German Press: Fiat to sign a deal with Opel, not Chrysler
I want to make clear the significance of the Treasury’s Chapter 11 bankruptcy plan for Chrysler if Fiat pulls out. It will mean massive job losses and and a huge down-tick in consumer demand. There will be no second half recovery. Geithner and Obama will look very much like greenhorns and lose a lot of credibility.
This is a very real possibility given the statements coming out of the German press. While the U.S. Government is integrally involved in both the Opel-Fiat-GM and the Fiat-Chrysler love fests, it remains to be seen that they can strike a deal that is agreeable to all parties. These are very, very complicated negotiations, involving legal and employee issues in three different countries.
Handelsblatt, the most widely-read Finance paper in Germany said the following earlier today:
In searching for an investor to survive, first serious interested parties for struggling carmaker Opel have crystallized. Fiat Group and the Austrian-Canadian auto supplier Magna are the hot contenders for the Rüsselsheimer company. “Fiat and Magna are possible partners. But it should also be clear that there no decisions have been made,” said the Hessian Minister President Roland Koch (CDU). The Rhineland-Palatinate’s Minister for Economic Affairs Hendrik Hering (SPD) also confirmed that Fiat and Magna count as the main contenders for Opel.
An entry of Fiat would be problematic because of its high debt and the excess capacity of the Italians, Herring said through his spokesman Joachim Winkler. Opel employs about 3,400 workers in an engine and transmission factory in Rhineland-Palatinate.
As early as next week, we probably should have a memorandum of understanding between Fiat and Opel signed. Fiat and the management of Opel declined to comment. Opel works council chief Klaus Franz, however, confirmed that Fiat seek a majority takeover. In negotiating circles it is said that Fiat has already been talking with the Federal Government in the past week.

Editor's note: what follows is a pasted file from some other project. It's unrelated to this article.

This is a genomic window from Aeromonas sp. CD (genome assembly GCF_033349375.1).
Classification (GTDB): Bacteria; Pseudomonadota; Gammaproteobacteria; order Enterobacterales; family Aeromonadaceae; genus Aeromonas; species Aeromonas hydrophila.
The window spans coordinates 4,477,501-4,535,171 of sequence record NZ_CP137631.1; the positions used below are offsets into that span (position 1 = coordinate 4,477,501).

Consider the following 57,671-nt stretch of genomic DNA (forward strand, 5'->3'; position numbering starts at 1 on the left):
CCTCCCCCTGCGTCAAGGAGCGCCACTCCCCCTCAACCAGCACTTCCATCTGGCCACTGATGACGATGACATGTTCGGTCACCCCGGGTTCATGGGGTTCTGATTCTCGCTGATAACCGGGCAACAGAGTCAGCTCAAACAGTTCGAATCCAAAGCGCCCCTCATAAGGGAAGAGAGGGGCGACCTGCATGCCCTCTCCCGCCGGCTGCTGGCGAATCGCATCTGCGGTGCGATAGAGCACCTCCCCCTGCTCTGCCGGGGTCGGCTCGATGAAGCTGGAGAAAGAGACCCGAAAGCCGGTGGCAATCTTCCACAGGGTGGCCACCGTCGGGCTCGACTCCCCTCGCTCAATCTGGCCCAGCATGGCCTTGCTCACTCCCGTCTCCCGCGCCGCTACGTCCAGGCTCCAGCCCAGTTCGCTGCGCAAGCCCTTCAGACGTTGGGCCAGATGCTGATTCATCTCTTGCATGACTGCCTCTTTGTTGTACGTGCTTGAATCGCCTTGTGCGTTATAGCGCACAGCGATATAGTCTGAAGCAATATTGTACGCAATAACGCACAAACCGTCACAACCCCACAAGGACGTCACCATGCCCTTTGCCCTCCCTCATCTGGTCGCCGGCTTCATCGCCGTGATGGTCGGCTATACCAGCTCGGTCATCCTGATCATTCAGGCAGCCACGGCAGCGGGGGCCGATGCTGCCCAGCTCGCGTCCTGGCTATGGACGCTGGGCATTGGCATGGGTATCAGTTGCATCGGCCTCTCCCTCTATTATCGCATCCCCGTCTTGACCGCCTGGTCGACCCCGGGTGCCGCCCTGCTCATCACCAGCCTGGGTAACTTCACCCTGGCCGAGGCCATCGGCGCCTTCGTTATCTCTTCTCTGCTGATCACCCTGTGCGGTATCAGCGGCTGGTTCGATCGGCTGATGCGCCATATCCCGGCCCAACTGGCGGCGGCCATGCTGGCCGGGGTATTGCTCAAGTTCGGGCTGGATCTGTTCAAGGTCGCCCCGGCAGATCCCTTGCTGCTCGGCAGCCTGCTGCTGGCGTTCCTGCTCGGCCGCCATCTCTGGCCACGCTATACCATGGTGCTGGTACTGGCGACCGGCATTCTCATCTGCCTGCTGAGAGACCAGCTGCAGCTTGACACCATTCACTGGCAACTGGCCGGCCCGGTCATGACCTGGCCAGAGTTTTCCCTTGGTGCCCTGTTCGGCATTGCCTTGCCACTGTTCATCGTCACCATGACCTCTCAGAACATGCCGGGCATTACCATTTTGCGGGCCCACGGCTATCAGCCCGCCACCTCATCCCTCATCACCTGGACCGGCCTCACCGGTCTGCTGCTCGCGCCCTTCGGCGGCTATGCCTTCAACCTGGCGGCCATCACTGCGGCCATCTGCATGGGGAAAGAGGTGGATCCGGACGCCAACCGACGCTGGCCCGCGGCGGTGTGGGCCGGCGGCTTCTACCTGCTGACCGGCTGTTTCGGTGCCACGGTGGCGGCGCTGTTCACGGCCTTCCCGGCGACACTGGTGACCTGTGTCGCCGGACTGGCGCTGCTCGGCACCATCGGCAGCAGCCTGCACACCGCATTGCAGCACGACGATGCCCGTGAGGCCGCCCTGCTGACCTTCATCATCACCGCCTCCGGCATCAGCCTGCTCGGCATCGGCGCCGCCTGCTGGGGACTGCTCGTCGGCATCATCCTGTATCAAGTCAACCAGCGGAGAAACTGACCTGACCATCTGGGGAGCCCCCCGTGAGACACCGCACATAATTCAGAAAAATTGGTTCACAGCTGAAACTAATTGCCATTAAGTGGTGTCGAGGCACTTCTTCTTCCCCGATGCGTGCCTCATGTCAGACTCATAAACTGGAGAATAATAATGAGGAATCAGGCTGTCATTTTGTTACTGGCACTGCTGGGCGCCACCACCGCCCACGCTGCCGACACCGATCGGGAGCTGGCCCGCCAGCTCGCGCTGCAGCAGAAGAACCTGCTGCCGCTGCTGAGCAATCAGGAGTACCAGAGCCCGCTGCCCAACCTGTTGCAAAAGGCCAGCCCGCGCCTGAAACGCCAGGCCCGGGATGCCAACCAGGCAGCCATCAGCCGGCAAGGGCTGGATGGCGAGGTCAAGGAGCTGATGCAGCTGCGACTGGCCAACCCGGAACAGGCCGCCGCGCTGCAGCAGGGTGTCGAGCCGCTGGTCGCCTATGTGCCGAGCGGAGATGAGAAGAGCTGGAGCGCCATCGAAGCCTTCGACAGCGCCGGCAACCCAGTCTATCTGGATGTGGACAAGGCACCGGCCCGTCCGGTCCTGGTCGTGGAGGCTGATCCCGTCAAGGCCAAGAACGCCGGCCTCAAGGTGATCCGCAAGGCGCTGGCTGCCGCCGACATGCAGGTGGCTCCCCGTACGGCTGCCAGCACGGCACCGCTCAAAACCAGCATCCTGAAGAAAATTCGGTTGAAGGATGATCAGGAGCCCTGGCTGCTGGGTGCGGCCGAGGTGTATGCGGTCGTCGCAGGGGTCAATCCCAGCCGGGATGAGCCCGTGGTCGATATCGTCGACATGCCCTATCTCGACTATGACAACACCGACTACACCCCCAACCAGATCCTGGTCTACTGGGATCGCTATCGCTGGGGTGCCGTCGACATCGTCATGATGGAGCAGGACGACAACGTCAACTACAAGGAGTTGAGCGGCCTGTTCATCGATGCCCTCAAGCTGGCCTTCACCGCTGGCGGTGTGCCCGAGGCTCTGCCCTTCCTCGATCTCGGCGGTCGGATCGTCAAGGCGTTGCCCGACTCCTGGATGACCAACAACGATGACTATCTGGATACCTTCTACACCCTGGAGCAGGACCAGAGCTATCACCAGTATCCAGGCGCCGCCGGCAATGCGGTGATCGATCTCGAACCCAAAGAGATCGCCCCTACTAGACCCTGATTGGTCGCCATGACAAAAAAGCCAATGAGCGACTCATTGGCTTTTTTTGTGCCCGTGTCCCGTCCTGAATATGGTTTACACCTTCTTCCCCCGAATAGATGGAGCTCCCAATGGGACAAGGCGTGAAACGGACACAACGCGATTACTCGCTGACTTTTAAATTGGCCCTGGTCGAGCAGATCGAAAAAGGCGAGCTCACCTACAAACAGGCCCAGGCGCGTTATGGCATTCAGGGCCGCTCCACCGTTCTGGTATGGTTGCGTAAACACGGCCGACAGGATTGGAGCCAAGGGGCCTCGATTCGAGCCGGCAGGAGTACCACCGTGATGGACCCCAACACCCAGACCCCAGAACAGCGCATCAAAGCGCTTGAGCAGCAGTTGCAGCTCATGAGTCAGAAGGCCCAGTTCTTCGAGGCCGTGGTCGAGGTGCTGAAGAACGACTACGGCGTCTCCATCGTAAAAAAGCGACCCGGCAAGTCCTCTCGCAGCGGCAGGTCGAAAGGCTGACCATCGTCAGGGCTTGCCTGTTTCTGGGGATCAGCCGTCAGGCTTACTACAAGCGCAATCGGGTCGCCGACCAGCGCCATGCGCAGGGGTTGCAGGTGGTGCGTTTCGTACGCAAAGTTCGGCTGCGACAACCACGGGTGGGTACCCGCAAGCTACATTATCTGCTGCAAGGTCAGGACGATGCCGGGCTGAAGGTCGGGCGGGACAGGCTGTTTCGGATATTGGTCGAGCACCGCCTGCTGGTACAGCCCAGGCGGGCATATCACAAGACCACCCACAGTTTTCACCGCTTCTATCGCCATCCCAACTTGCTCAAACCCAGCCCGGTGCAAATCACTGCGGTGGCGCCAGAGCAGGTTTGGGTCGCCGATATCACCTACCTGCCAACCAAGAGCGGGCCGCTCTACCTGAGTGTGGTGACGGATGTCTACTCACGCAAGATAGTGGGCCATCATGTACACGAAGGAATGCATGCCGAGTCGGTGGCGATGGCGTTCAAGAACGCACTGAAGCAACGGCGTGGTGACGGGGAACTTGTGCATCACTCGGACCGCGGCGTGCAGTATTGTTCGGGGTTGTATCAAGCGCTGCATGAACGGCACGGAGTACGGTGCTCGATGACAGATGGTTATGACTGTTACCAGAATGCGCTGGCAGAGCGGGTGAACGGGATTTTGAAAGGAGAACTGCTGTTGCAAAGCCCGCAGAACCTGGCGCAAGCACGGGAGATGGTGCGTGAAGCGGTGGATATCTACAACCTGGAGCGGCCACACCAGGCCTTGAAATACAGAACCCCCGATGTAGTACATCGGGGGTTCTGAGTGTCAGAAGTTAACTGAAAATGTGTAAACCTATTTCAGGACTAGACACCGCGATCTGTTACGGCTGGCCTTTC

For the struggling General Motors subsidiary, a long-awaited new investor is in its grasp. But the looming entry of Fiat, ensures trouble, even before completion of negotiations: the employees’ side, announced opposition to the Italians. They feared massive job cuts if the majority Fiat took over. Works chief Franz yesterday intentionally brought the talks with Fiat into the public in order to torpedo the unwanted merger.
Amongst deal makers, it is said that GM management in Detroit and the federal government favor a quick solution with the Italians. Fiat managers met yesterday together with Jochen Homann, State Secretary for the Federal Ministry of Economic Affairs, in Washington to deal with the U.S. side over the Italians start at negotiations. The federal government has, in the case of an entry at Opel, made guarantees and is therefore very much involved in the search for investors. Even representatives of the Hessian state government are already in Washington. Opel’s headquarters are in Hesse.
Opel has already scheduled a Tuesday press conference. GM boss Fritz Henderson had said last Friday that the U.S. company is talking with more than six interested parties, for whom it has opened the books. Opel wants to largely decouple from GM and is looking for investors for an independent company in which GM has only a minority participation.
With a merger of Opel and Fiat, two companies would be back together, which split in dispute n 2005. At the time, GM paid 1.55 billion euros, in order not to have to take over the automotive business of Fiat. In 2000, GM and Fiat had started the joint development of engines and transmissions in Europe. At the same time, the U.S. group bought ten percent of Fiat’s shares. Again, this has been reversed. Opel and Fiat are direct competitors in many markets. Works chief Franz is, therefore, afraid of a “dramatic loss of jobs at Opel and plant closures in Germany.”
An Opel-Fiat merger will be resisted by the unions in Germany. But, just as with the Dresdner-Commerzbank merger, this can be overcome if there are no good alternatives.
GM has the best hand here as it is going to get rid of Opel come hell or high water. Fiat is next because they have a choice of Opel or Chrysler. Opel is next because it has multiple suitors lined up and the German government is probably willing to bail it out temporarily if a suitor can’t be immediately. Chrysler and the U.S. Government are in the worst situation because they need a deal desperately. Their best alternative to a negotiated agreement is bankruptcy.